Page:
The International Federation of Computer Law Associations’ Conference takes place in Oxford on 8 and 9 July.
As Nigel Miller observes in his introductory remarks in the full programme for this event, computer law issues are especially likely to cross jurisdictional boundaries and IT lawyers need to know something of the law and practice outside their home jurisdiction to be fully effective. This conference provides an opportunity to acquire that knowledge in wonderful surroundings - and with unmatchable networking opportunities. Social attractions aside, the Conference menu is full of meat.
After Professor Dutton, Director of the Oxford Internet Institute, has delivered his keynote address on "iron laws of cyberspace? Computers, law and the social sciences", the IFCLA Conference programme focuses on three topics where mixing the input from international experts should produce special value.
Outsourcing has become the hot topic of the day. International outsourcing is the white-hot core of the hot topic.
The Conference will first examine the future prospects as Duncan Aitchison of TPI and John Yates of v-lex identify the commercial and legal trends in mega deals. That session will set the tone for later sessions in acknowledging that commercial realities drive legal requirements. Certainly commercial awareness is likely to be a major feature of Robert Zahler's session on "Evolving sourcing through value-chain analysis" as such analysis is particularly useful in outsourcing decision-making. It is vital to understand the links in order to optimise one's decisions and identify cost advantages and any potential cost and differentiation advantages. Lawyers who do not grasp that approach, and its jargon, risk falling out of the loop. The final session of the first morning is on Offshoring and gives SCL members an opportunity to hear how things look from the other side. The session is presented by Sajai Singh of J. Sagar Associates in India.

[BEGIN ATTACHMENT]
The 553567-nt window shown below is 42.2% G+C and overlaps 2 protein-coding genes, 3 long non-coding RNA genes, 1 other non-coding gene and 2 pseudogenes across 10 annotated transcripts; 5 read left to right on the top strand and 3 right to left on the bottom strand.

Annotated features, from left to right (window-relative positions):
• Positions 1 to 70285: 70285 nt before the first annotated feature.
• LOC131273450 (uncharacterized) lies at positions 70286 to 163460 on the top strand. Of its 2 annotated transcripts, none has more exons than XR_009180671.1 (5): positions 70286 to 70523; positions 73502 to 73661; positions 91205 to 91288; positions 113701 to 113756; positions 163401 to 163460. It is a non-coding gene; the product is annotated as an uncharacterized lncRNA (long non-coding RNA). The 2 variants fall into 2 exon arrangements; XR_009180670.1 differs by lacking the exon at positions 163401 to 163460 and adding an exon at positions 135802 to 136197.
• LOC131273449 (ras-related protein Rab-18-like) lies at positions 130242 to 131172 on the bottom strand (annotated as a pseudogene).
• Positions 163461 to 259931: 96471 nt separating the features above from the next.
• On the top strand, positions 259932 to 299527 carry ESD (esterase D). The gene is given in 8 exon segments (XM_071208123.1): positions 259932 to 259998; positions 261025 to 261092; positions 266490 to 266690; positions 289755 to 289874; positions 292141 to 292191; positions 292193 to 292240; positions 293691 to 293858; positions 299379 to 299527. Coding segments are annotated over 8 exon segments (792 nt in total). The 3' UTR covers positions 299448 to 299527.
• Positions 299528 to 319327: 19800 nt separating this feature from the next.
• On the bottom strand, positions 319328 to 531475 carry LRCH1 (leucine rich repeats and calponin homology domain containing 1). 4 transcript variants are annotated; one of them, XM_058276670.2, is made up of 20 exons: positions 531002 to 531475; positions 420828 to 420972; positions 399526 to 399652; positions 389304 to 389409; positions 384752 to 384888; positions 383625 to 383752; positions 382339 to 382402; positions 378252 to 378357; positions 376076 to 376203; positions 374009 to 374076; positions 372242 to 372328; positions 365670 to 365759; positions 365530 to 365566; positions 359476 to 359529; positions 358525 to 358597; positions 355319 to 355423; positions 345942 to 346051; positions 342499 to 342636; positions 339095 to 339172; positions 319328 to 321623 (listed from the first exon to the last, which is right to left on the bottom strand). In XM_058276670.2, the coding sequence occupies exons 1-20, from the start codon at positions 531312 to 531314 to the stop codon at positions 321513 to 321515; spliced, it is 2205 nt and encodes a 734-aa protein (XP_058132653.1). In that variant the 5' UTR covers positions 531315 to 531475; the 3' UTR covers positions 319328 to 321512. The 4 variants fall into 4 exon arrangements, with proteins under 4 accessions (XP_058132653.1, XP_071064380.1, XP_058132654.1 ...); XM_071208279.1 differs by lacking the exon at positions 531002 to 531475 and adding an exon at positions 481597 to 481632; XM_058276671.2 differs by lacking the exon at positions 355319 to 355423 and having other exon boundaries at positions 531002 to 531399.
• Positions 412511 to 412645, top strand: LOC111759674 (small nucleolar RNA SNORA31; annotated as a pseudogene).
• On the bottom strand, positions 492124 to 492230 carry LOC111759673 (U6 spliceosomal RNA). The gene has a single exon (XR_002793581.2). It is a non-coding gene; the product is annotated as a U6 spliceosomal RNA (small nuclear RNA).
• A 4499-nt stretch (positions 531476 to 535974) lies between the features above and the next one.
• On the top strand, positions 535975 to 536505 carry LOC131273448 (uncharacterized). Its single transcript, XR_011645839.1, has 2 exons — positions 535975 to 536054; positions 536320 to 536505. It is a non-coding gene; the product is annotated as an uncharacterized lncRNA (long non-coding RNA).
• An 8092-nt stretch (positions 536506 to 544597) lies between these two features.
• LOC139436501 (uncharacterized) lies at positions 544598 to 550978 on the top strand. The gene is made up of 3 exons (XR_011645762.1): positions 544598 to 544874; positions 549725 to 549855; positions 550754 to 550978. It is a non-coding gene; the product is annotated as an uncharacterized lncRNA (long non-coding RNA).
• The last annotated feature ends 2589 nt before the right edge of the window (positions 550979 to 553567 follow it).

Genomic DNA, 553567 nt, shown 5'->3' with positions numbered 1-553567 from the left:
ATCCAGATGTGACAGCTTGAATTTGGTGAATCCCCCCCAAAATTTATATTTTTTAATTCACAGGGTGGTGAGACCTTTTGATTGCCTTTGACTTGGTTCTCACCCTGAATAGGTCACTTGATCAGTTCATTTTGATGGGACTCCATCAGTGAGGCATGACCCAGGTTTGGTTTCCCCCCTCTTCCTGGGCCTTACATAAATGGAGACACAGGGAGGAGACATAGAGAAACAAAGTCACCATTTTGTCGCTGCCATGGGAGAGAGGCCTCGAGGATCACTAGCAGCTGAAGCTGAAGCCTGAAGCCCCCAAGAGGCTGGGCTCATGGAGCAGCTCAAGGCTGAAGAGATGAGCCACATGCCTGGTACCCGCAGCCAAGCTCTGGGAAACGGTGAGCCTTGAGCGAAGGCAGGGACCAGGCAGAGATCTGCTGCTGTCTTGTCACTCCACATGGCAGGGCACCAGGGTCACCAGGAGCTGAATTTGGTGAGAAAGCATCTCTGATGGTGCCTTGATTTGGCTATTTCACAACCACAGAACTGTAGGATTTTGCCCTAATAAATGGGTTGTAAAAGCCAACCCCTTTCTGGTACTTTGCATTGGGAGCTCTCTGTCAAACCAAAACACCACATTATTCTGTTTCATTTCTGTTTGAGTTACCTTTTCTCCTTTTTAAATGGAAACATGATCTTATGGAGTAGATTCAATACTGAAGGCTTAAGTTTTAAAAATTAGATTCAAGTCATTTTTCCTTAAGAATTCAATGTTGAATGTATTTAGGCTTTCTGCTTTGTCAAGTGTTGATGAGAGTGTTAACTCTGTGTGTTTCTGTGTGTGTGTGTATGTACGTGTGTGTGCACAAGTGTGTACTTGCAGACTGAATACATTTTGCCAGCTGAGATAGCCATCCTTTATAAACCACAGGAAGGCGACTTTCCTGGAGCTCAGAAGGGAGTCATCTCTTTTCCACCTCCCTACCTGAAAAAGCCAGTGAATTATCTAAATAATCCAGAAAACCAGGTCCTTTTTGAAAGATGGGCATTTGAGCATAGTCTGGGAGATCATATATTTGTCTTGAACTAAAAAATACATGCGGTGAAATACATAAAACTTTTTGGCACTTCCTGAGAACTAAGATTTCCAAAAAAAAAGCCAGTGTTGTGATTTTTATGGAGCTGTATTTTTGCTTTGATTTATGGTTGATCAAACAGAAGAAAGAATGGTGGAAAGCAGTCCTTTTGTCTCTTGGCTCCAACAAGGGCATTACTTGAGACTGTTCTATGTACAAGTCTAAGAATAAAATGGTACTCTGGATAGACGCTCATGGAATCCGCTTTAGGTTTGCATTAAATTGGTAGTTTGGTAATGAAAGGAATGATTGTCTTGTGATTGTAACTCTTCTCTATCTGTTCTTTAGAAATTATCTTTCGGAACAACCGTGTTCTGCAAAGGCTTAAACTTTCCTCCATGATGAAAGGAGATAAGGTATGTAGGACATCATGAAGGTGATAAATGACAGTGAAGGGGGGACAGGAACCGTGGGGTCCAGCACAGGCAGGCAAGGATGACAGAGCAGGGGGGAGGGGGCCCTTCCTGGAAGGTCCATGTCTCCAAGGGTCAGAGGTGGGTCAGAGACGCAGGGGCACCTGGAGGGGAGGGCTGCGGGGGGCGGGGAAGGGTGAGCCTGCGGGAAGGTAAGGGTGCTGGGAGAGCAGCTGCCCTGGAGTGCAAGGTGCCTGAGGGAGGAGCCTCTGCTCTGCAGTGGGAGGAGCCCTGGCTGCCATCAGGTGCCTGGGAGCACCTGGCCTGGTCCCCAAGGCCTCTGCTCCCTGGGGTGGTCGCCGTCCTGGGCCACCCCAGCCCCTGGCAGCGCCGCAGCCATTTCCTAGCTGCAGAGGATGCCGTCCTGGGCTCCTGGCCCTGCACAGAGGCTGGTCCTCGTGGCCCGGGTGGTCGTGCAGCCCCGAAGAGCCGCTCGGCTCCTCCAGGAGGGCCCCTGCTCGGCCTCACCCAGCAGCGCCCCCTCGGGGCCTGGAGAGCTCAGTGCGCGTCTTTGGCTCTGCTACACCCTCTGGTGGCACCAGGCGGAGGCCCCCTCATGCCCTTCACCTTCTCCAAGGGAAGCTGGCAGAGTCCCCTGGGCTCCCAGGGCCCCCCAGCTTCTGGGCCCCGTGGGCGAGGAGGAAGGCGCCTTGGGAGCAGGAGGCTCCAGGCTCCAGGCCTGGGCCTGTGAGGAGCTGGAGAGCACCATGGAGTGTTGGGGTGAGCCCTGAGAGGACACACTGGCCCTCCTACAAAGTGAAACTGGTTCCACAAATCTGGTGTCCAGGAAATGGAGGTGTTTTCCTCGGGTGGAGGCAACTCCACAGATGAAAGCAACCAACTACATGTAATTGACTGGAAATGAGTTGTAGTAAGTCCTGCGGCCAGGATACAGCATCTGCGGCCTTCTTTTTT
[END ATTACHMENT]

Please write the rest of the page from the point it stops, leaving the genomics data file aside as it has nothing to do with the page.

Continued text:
The afternoon session continues the theme with a presentation from Richard Raysman on "International technology joint ventures" and Georg Briner's examination of global supply relationships.
European issues dominate the Friday session on data protection with speakers from the UK (Richard Thomas, the Data Protection Commissioner), France, Sweden and Belgium complimenting an opening contribution from the EU Data Protection Supervisor, Peter Hustinx. But Ronald Plesser will also be covering "Hot privacy issues in the United States".
This session, chaired by Christopher Millard, presents an irresistible opportunity to widen horizons in an area too often perceived as a one-Act issue. The truth is that even many smaller-scale enterprises now have to look beyond the confines of the Data Protection Act if they are going to operate effectively.
Nobody needs persuading that these areas benefit from an international context. Speakers from the UK, Canada and the Netherlands focus on the Internet's jurisdictional and enforcement problems and associated issues.
George Takach has suggestions for creating enforceable online agreements and Graham Smith will consider whether directing and targeting can be the answer to jurisdiction problems. Clive Davies and C. Ian Kyer look respectively at entertainment and information licensing and Internet gaming and Lokke Moerel closes the conference with his views on e-payment systems in Europe. The session also includes an examination of accessibility and Web site design issues from Geoffrey Clarke.
Gene Landy from the USA and Dinant Oosterbaan from the Netherlands debate the case for and against open source licensing. It is easy to forget that a decision about open source is affected by the legislative and judicial outlook in many parts of the world as no barriers can be applied to the distribution of the open source material. There is also coverage of information and communications law in China from Mathew Murphy of the MMLC Group and an examination of the various dispute resolution options for IT contracts from Harry Small. Harry Small is a speaker familiar to many SCL members and a deservedly valued contributor but here the international nature of the audience gives his topic a special spice and resonance.
The guest speaker at Thursday's gala dinner is Professor Richard Susskind.